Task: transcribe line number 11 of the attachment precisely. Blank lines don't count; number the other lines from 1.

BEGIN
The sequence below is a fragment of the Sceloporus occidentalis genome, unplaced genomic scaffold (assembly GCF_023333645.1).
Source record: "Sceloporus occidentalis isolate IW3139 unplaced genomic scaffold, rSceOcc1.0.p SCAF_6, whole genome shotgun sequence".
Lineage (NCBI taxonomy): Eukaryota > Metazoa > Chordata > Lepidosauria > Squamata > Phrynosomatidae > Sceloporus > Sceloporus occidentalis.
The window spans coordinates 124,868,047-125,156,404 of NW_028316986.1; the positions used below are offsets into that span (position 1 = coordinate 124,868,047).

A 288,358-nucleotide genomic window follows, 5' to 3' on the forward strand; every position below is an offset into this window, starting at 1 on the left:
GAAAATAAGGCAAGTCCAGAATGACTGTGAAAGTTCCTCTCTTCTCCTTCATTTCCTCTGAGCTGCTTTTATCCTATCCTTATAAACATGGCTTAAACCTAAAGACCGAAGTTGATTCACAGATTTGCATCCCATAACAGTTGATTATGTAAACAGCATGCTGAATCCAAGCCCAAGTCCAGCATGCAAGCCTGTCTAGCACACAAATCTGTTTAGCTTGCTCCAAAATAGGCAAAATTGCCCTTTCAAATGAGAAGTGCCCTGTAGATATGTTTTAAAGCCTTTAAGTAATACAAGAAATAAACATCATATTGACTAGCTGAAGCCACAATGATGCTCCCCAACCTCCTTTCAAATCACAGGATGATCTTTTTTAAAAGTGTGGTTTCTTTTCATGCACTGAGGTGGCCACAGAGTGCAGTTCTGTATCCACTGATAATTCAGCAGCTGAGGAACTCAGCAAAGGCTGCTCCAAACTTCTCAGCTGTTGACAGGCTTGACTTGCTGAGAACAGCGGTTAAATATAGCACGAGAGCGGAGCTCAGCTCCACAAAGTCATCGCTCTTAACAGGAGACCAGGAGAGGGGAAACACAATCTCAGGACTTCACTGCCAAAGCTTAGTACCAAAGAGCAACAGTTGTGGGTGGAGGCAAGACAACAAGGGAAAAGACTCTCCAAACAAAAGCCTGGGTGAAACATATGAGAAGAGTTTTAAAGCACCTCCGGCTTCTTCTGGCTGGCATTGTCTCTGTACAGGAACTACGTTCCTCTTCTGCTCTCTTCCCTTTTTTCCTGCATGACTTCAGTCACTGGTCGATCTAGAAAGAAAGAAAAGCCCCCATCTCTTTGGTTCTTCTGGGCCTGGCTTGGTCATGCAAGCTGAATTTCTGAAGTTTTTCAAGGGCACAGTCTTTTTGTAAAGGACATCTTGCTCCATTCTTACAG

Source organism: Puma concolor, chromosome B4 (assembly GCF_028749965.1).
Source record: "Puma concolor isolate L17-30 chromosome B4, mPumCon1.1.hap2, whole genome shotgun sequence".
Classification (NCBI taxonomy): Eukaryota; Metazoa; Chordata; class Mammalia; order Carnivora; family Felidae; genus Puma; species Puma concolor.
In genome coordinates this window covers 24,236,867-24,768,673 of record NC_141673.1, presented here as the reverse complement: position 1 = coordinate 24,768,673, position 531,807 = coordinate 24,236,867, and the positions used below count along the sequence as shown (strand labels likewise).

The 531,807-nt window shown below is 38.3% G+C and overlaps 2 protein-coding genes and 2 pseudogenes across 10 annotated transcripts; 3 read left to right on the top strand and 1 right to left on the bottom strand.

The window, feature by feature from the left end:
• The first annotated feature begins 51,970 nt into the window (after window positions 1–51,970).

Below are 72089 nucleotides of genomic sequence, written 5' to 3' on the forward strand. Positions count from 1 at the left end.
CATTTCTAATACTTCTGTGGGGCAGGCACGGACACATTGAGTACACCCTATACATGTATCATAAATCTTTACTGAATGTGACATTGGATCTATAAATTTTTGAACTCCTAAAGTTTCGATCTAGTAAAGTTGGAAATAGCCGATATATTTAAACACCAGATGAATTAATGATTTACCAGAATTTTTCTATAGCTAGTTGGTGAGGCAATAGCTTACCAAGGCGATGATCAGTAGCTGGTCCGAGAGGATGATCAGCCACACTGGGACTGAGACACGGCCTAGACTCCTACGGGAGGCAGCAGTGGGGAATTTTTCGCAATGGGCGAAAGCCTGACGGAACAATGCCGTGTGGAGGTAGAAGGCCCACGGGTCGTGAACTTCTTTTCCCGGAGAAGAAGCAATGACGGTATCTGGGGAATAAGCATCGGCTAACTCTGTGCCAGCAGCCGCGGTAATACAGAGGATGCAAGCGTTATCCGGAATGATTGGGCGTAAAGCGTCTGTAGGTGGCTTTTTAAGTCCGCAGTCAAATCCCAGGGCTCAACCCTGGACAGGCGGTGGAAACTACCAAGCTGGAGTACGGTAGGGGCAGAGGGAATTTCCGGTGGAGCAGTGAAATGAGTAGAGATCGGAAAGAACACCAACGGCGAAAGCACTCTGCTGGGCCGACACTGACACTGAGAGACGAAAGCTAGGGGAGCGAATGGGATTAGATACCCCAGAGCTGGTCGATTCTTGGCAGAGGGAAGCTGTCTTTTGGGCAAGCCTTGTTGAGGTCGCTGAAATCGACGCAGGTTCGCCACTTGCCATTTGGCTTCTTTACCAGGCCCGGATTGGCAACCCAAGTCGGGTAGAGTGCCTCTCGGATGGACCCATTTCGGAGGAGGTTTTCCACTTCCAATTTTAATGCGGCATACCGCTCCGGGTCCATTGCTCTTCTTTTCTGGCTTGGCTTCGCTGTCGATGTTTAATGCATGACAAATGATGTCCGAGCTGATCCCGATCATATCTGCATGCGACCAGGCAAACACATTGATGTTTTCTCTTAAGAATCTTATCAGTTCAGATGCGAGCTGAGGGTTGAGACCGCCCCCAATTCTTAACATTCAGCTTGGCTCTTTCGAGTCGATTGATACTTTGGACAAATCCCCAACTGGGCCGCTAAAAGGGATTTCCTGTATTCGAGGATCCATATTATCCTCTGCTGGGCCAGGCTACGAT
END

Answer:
The 531,807-nt window shown below is 38.3% G+C and overlaps 2 protein-coding genes and 2 pseudogenes across 10 annotated transcripts; 3 read left to right on the top strand and 1 right to left on the bottom strand.